Few games were as highly anticipated by the end of 2020 and ended up making as much noise (though mostly for bad reasons) as Cyberpunk 2077. The ambitious CD Projekt Red title came with so many bugs and performance issues, especially on next-gen consoles. last, that Sony ended up removing it from its digital store and until the sun today it has not returned.
The best version, most reviews agreed, is the PC version, one that could also be played almost from day one on Linux. Yes, one of the most powerful and technically ambitious triple-A games of recent times, played better on Linux than on a PS4 (depending on the PC of course). The point is, if that story doesn’t tell us already how different the Linux gaming landscape is today than it was 5 years ago, nothing will.
In 2021, more than 14 thousand Windows games work on Linux
Next August, Steam Play will be three years old after being announced. This Valve initiative, unlike things like SteamOS, or Steam Machines, has not ended up being buried and abandoned, and also it has served to revolutionize gaming in Linux.
The point is that, very few people use Linux (when we compare it with Windows, macOS, or even Chrome OS), and less Linux to play games, that on a large scale, this still does not make too much noise.
But in its niche it does keep resonating. When Proton (the heart of Steam Play) saw the light of day, a community project was started soon after that is now called ProtonDB. There the users are in charge of test and write reports on how games work on different distributions and with different hardware configurations.
At the time of publication of this article, there are 14,131 games that work with Steam Play
The ProtonDB home page tells you how many games have been reported so far, and how many work. While that a game works does not mean that it works perfectly (to be honest this can also happen with Windows), the site has a color classification that indicates how well it works.
20% of the 1000 most popular games on Steam are listed as Platinum, that is, they work perfectly without having to change anything, while 55% are Gold (they work perfectly after making adjustments). Only 6% is rated Broken, meaning that it does not start or is unplayable due to failures.
The Linux gamer as a second-class citizen
Proton is a tool that Valve created by taking advantage of things like Wine and DXVK, to make a video game created for Windows can be played on Linux with a couple of clicks. The user does not have to configure almost anything, and everything is done through the Steam client for Linux.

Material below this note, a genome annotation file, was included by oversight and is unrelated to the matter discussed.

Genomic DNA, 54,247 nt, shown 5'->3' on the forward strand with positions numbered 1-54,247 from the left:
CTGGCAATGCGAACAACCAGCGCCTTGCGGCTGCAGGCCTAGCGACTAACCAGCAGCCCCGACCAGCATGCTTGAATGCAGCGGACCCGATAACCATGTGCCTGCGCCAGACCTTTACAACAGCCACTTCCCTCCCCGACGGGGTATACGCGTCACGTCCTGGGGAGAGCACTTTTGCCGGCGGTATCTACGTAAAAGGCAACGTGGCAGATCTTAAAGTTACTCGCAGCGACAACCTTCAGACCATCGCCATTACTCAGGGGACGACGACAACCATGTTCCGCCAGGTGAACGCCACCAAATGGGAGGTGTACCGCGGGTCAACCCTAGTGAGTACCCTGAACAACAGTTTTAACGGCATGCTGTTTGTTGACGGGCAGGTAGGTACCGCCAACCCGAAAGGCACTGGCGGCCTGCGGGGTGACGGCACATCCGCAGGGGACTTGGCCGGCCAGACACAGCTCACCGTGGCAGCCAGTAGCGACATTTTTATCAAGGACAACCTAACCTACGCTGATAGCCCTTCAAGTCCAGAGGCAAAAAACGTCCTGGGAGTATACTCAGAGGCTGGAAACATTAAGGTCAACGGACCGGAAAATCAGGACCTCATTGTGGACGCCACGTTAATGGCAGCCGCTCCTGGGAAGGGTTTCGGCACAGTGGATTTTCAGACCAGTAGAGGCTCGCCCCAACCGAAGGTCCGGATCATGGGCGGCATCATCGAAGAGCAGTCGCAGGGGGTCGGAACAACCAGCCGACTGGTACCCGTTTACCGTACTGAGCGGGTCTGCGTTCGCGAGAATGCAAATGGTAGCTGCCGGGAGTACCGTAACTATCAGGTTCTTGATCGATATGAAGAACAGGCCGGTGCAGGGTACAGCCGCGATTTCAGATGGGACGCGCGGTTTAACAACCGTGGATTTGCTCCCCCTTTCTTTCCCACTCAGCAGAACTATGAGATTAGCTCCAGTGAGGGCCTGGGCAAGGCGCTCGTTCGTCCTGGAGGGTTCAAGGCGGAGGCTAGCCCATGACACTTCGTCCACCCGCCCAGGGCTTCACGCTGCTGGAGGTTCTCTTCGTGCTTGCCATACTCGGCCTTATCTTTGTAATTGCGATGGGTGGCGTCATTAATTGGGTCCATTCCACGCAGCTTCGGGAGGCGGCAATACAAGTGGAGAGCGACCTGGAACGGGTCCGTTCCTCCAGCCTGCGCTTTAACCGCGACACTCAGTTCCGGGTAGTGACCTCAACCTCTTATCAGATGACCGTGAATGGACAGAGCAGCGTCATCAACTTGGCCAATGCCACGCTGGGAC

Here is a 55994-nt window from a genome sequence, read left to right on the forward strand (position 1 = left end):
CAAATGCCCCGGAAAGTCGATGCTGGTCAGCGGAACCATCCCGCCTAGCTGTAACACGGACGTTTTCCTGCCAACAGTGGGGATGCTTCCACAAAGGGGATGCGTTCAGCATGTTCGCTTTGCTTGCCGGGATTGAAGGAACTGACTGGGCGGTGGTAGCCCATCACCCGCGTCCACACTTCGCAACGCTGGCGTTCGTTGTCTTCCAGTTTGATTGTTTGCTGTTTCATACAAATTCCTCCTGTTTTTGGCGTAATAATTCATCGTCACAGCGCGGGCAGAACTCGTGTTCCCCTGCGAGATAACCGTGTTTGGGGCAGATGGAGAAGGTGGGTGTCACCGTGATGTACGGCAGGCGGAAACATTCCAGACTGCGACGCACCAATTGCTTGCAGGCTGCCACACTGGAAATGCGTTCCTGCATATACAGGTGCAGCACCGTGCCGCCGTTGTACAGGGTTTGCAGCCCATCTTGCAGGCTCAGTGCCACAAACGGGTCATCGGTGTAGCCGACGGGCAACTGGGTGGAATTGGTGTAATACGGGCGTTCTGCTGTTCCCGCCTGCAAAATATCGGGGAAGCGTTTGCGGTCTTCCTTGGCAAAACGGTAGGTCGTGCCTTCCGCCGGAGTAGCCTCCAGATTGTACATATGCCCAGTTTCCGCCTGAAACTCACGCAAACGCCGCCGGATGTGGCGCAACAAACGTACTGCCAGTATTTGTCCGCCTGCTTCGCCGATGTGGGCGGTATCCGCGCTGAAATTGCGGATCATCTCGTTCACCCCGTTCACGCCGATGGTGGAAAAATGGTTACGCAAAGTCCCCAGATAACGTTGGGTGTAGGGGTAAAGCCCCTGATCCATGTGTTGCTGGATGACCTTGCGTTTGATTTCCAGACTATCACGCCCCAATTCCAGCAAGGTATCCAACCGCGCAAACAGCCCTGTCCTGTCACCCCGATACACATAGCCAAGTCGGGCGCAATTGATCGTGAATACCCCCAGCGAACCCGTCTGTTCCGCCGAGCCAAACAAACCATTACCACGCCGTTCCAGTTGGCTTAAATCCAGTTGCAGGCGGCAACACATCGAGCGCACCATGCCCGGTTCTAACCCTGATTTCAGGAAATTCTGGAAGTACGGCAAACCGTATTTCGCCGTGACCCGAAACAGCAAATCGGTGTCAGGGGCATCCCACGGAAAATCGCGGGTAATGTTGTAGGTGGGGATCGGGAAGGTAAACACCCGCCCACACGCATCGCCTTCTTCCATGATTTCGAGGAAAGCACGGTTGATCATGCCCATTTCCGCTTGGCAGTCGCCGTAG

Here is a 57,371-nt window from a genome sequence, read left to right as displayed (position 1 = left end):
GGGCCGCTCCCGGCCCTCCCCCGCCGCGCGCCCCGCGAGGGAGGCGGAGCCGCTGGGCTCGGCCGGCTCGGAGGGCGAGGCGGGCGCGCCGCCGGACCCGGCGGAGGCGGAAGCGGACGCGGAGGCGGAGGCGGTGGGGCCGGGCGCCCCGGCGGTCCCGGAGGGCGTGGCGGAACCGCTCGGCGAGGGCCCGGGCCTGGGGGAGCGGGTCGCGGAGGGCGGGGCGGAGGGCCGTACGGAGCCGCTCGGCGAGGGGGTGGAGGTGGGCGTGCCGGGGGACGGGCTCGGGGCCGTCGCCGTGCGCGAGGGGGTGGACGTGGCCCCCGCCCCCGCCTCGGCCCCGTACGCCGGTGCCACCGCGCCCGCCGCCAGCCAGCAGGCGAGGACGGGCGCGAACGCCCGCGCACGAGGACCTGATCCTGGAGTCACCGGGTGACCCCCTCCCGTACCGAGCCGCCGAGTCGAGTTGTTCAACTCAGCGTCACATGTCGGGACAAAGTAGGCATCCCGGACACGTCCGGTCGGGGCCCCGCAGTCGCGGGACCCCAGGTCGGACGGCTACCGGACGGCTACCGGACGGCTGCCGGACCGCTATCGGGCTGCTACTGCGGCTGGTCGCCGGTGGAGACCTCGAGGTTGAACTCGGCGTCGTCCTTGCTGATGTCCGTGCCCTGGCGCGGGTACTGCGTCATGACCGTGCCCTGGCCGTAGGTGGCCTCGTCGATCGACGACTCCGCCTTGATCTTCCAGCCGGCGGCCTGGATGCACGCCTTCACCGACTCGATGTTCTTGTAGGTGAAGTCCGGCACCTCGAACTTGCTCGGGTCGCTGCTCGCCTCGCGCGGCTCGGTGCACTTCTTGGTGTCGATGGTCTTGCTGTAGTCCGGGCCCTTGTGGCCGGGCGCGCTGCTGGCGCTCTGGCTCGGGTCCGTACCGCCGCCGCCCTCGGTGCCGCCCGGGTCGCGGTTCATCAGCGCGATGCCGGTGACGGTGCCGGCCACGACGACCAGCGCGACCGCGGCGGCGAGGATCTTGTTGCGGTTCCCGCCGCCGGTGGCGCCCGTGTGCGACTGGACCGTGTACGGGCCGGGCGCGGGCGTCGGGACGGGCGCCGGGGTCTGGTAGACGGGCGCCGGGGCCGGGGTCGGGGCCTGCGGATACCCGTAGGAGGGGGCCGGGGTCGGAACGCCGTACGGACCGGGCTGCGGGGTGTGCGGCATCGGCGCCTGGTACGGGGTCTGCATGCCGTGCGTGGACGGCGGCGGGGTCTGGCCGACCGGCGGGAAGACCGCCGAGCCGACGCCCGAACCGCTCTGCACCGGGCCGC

This is your first key point. The second is that with Proton nothing depends on the game developer and the level of resources they are willing to devote to make their title work on Linux. For years this was the main problem of gaming on the platform, almost no one was interested in putting the additional work to offer a version for Linux, because it is simply too small a market.
It is a small market, but it exists. With something like Steam Play, what matters is how well projects like Mesa, Vulkan, OpenGL, Wine, and in general, everything related to Proton progress. Obviously the AMD and NVIDIA drivers and their performance level in Linux also help.
But it is more feasible to depend on all these things than to dream that a triple A studio, which has to develop games for Windows, a huge variety of consoles and sometimes even mobile platforms for the vast majority of its players, even consider supporting Linux. . Proton removes that requirement.
Proton is not even considered a mature project, it is something that is in constant development, and despite the short time it has been running, it has done what some would consider a miracle not long ago: make Linux gaming absolutely viable for the average user. The funny thing is that officially Proton almost only supports the same handful of games with which it was announced, but unofficially, the community has already tried almost everything else.